Gillian Forrester, Turner’s ‘Drawing Book’: The Liber Studiorum, exhibition catalogue, Tate Gallery, London 1996, p.135.
5
Butlin and Joll 1984, pp.48–9 no.61 (pl.72).
6
Finberg 1910, p.49.
7
Barry Venning, ‘A Macabre Connoisseurship: Turner, Byron and the Apprehension of Shipwreck Subjects in Early Nineteenth-Century England’, Art History, vol.8, no.3, September 1985, pp.303–19.
8
Anthony Bailey, Standing in the Sun. A Life of J.M.W. Turner, London 1997, p.96.
9
Devonshire Coast No.1 sketchbook, folio 56 verso (Tate D08474 ); see also Andrew Wilton and Rosalind Mallord Turner, Painting and Poetry: Turner’s ‘Verse Book’ and his Work of 1804–1812, exhibition catalogue, Tate Gallery, London 1990, p.171.
10
Andrew Wilton, The Life and Work of J.M.W. Turner, Fribourg 1979, p.357 no.500.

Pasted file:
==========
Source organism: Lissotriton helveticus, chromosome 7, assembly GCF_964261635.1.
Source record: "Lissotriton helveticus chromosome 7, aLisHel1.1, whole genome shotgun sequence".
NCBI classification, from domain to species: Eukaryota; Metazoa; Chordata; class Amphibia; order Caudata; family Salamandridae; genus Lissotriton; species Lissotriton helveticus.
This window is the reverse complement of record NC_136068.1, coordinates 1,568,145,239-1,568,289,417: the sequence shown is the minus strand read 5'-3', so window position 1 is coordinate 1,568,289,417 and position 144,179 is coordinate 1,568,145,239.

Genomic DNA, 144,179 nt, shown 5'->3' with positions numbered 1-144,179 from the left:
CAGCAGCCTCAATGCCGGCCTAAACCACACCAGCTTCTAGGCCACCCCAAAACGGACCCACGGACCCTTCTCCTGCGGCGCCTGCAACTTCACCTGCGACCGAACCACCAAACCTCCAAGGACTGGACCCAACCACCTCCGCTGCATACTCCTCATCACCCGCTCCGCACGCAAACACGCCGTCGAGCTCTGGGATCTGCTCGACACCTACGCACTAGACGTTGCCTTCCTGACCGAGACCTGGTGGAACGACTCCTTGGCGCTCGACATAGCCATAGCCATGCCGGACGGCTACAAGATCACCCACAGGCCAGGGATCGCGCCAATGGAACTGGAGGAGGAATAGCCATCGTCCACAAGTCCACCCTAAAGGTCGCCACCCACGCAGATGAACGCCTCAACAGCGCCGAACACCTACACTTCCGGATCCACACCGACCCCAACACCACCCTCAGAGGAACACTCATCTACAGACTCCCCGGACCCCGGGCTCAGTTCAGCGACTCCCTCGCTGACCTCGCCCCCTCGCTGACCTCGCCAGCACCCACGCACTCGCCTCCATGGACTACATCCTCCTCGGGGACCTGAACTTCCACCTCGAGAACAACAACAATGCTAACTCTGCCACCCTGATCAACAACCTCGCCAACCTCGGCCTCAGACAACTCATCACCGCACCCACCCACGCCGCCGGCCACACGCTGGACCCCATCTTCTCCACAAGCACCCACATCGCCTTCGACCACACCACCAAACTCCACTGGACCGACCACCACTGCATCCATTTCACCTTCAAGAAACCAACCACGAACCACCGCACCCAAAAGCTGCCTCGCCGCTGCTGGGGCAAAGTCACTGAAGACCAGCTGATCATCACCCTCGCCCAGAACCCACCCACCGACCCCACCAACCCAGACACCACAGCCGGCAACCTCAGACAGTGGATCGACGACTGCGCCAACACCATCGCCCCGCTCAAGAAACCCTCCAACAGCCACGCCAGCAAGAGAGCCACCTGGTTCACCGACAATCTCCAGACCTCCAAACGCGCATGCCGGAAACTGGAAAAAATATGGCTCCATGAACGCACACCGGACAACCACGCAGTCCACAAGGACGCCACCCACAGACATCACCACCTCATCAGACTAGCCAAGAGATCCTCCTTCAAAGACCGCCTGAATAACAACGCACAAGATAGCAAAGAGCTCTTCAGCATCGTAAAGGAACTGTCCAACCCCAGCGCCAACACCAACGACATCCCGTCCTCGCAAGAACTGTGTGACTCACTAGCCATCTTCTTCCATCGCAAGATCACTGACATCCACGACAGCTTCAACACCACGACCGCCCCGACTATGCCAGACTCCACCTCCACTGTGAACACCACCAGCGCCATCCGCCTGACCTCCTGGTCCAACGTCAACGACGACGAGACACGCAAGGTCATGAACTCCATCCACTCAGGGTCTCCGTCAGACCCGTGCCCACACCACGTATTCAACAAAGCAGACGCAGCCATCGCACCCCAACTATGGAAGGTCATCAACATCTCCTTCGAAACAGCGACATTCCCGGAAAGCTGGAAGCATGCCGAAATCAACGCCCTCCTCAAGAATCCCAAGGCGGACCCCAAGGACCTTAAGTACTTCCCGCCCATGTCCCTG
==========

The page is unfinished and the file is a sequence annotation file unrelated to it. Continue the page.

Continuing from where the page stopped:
11
Eric Shanes, Turner’s Watercolour Explorations 1810–1842, exhibition catalogue, Tate Gallery, London 1997, pp.34–5.
12
Andrew Wilton, Turner and the Sublime, exhibition catalogue, Art Gallery of Ontario, Toronto 1980, pp.46–7, 145.
13
Van der Merwe in Lincoln ed. 2005, p.156.
14
Warrell 2003, pp.44–5, 145.
15
Ovid, Metamorphoses, xii and xiii. Turner returned to the story in a painting exhibited in 1841 (Kimbell Art Museum, Fort Worth, Texas); Butlin and Joll 1984, pp.244–5 no.395 (pl.399).

David Blayney Brown
December 2005

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How to cite

David Blayney Brown, ‘Shipwreck (1) sketchbook c.1803–10’, sketchbook, December 2005, in David Blayney Brown (ed.), J.M.W. Turner: Sketchbooks, Drawings and Watercolours, December 2012, https://www.tate.org.uk/art/research-publications/jmw-turner/shipwreck-1-sketchbook-r1108657, accessed 22 December 2014.